As a realty agent, Anand manages to find the right people who want to buy or sell properties while he juggles with the information that he can glean from the market. When he applied the learnings in his personal life, the results left more than a few jaws dropped.

Sometime in late 2013 and early 2014, Anand wanted to know more about the compensation awarded by Indian Railways in cases of passengers who die in accidents. He wanted to understand the process to ensure that it was fair to the victims. As he pored through government records, he put together nine seemingly innocuous questions for Indian Railways. In March 2014, he wrote to them seeking information. The two-page request in Hindi, raised several other questions. 

Under the Right to Information (RTI) Act, any citizen can demand information from any government body.  The information has to be provided within a specified period or else the officials can be fined for withholding information. The citizen-centric law has helped citizens demand information if they feel a government department has been unfair to them.

Between May and June 2014, hundreds of replies from different offices of Indian Railways poured in. When he submitted his claim for the record, Anand had received 311 responses. And more were coming.


According to the Limca Book of Records 2015, Anand has received the highest number of replies from the Indian Railways against any question by a citizen.

“I am known in my area because my name was mentioned in the Limca Book of Records. It has given me an identity,” Anand proudly says.

Power of Right to Information

Anand had realised the importance of the RTI Act a few years earlier. In 2011, when a friend’s kid needed admission in a school in West Delhi, he was finding it extremely difficult to secure a seat at a Delhi government school. For schools, it is mandatory to admit students from economically weaker sections (EWS). The kid’s father was a driver and could not petition government authorities for help.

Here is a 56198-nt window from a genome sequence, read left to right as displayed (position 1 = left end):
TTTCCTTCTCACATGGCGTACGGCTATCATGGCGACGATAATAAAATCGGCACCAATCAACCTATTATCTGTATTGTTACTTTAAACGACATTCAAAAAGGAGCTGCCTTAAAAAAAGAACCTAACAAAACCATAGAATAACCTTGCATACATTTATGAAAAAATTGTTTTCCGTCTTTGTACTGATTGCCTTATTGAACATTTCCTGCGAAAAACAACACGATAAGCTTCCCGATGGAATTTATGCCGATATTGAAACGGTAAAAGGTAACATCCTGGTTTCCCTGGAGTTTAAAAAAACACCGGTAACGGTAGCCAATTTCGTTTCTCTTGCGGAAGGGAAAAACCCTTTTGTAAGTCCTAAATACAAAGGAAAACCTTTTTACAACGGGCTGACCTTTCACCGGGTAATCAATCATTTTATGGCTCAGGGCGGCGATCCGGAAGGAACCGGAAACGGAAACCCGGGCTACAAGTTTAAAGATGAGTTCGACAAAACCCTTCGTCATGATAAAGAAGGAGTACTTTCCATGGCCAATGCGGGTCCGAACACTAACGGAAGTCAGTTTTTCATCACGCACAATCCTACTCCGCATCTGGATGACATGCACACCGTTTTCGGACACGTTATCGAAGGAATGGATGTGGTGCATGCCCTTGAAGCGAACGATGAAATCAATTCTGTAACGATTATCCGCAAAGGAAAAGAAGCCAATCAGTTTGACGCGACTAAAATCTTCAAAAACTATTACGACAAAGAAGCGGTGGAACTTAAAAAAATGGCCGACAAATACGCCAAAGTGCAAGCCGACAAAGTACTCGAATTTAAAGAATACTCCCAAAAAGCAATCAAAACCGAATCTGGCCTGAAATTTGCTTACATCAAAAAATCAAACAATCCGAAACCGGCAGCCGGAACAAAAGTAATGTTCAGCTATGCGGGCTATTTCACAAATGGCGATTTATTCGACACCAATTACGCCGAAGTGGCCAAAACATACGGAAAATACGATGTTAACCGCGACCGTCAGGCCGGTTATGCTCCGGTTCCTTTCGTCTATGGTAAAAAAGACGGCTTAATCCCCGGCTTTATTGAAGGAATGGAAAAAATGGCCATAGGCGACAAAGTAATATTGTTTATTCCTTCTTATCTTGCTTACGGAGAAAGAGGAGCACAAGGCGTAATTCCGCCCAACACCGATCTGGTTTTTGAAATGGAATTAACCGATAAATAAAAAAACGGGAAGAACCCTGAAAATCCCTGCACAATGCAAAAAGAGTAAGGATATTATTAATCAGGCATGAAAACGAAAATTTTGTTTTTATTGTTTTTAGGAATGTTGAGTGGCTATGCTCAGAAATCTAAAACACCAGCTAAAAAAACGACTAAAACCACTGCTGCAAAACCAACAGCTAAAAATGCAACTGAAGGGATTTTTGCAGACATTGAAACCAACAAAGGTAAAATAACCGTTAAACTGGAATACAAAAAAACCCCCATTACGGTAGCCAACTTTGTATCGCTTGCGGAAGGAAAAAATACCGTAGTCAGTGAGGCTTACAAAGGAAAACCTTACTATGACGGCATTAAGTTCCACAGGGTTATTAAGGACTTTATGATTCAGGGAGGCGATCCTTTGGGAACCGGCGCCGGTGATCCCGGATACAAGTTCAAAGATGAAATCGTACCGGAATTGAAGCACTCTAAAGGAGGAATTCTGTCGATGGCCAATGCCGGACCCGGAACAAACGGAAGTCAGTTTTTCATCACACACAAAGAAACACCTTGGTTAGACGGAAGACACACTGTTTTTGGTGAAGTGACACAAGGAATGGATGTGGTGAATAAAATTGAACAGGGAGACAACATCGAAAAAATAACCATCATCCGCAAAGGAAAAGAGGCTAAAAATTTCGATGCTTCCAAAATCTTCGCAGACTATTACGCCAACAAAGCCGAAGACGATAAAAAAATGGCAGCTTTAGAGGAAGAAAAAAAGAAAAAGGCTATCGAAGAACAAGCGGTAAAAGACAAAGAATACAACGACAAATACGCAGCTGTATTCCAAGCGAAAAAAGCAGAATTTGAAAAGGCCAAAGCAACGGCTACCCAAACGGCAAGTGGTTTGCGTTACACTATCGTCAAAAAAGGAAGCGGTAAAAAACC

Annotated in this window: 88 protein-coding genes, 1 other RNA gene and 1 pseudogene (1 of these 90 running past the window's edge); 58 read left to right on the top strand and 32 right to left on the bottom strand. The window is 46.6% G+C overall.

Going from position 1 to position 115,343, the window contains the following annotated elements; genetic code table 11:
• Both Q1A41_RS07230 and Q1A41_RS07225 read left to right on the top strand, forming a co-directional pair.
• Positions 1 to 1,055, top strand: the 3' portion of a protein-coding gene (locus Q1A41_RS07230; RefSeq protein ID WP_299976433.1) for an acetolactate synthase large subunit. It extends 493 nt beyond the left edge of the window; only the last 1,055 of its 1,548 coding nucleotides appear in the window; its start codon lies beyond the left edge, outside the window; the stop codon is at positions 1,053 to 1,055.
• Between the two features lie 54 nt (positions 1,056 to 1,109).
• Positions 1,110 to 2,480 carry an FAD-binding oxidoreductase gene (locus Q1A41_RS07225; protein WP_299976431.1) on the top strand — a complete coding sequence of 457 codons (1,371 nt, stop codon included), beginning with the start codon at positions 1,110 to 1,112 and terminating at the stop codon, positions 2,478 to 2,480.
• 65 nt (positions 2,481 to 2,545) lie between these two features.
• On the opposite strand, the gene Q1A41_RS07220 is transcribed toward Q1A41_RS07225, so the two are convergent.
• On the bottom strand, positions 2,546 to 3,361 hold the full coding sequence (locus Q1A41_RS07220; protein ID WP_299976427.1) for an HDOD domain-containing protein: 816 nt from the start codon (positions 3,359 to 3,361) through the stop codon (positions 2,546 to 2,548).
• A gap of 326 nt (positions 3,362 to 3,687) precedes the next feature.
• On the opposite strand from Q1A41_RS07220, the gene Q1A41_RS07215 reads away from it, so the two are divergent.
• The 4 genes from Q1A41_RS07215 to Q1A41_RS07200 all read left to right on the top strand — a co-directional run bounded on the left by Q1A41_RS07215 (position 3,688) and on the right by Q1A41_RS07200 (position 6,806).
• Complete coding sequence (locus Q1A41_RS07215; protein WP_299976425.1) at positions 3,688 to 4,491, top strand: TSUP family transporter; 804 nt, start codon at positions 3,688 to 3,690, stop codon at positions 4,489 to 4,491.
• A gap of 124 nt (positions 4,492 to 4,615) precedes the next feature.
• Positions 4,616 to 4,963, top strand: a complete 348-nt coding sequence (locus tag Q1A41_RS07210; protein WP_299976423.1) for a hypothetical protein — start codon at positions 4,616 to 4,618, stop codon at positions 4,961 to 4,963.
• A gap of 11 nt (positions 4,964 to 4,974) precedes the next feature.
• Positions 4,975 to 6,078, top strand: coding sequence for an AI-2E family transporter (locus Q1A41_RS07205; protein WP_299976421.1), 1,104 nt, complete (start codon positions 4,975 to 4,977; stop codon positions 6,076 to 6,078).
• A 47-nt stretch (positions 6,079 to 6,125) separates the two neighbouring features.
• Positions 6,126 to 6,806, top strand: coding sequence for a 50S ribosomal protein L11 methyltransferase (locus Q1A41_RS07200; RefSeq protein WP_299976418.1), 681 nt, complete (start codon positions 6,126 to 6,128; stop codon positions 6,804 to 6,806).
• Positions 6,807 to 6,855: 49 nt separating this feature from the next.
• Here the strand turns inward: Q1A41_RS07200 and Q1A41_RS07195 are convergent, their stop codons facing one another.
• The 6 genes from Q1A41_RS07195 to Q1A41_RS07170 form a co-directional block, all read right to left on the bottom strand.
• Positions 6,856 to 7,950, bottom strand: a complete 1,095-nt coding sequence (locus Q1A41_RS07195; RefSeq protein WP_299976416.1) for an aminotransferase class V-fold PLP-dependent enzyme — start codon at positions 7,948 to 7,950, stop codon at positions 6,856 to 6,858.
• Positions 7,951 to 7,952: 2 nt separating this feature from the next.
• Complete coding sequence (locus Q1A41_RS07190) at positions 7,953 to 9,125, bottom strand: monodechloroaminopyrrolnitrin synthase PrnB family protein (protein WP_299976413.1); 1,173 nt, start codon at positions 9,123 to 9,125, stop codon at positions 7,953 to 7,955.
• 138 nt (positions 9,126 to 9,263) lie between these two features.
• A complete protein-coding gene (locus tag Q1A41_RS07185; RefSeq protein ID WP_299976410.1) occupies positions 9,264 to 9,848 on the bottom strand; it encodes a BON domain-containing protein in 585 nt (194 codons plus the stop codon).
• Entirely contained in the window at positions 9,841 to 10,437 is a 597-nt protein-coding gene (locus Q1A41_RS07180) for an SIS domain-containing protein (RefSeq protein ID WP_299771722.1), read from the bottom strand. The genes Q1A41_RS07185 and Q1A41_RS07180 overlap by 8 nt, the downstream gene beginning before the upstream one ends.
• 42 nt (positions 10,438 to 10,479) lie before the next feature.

He consulted Anand who decided to use citizens’ right to seek information. As he wrote to the school, he got answers that appeared to be evasive without sharing all the facts. Anand refused to given in and followed up with more questions. After eight months, his friend’s son was given admission after Anand’s questions revealed that there was something amiss in the way the policy was being implemented.

Anand is a prime example of how the RTI Act has made the citizen powerful so that he can ask information from government departments. Several other institutions have also used the provisions under the act to seek information that may otherwise not be available in the public domain.

The law, which came into being in 2005, is widely recognised as giving citizens the right to question implementation of government policy. Just like Anand, citizens across the country have made full use of the power it gives them.

He realised one day that a stated policy of the Delhi government was to allow specially-abled people with small kiosks where they could run businesses. These small businesses are run to support small offices, providing photocopying, and other similar services.

The official announcement of allotting 439 kiosks to specially-abled people had been made. It was well documented in official records. But when Anand started to make inquiries, it just did not add up. Naturally, he sought more information and when the facts were made public, the findings were shocking – only seven of the kiosks had been allotted to the deserving candidates.

The new set of facts led to a series of events where changes were made in the way policy impact was reported within the government system.

Anand has made a mark in the company he works for. He has realised that the right information fetches the best prices.

Similarly, the right information benefits the people who are most deserving. Anand’s use of the RTI Act demonstrates this.